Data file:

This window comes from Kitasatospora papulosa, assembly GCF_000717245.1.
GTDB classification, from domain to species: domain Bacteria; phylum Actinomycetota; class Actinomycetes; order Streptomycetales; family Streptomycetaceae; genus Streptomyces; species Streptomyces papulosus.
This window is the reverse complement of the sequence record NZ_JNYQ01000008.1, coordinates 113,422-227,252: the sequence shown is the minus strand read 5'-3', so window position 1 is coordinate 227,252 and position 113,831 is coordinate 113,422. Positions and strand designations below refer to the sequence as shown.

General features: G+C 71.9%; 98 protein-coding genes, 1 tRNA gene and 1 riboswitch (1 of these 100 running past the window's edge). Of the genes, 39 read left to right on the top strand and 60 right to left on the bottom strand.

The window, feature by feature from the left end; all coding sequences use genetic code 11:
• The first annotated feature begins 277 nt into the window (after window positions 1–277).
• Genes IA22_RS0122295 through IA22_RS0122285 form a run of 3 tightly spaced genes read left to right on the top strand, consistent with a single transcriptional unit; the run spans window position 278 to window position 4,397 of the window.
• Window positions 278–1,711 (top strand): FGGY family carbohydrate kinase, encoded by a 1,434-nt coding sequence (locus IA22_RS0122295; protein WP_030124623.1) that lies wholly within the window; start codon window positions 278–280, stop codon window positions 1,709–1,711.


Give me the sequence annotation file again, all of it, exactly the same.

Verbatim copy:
This window comes from Kitasatospora papulosa, assembly GCF_000717245.1.
GTDB classification, from domain to species: domain Bacteria; phylum Actinomycetota; class Actinomycetes; order Streptomycetales; family Streptomycetaceae; genus Streptomyces; species Streptomyces papulosus.
This window is the reverse complement of the sequence record NZ_JNYQ01000008.1, coordinates 113,422-227,252: the sequence shown is the minus strand read 5'-3', so window position 1 is coordinate 227,252 and position 113,831 is coordinate 113,422. Positions and strand designations below refer to the sequence as shown.

General features: G+C 71.9%; 98 protein-coding genes, 1 tRNA gene and 1 riboswitch (1 of these 100 running past the window's edge). Of the genes, 39 read left to right on the top strand and 60 right to left on the bottom strand.

The window, feature by feature from the left end; all coding sequences use genetic code 11:
• The first annotated feature begins 277 nt into the window (after window positions 1–277).
• Genes IA22_RS0122295 through IA22_RS0122285 form a run of 3 tightly spaced genes read left to right on the top strand, consistent with a single transcriptional unit; the run spans window position 278 to window position 4,397 of the window.
• Window positions 278–1,711 (top strand): FGGY family carbohydrate kinase, encoded by a 1,434-nt coding sequence (locus IA22_RS0122295; protein WP_030124623.1) that lies wholly within the window; start codon window positions 278–280, stop codon window positions 1,709–1,711.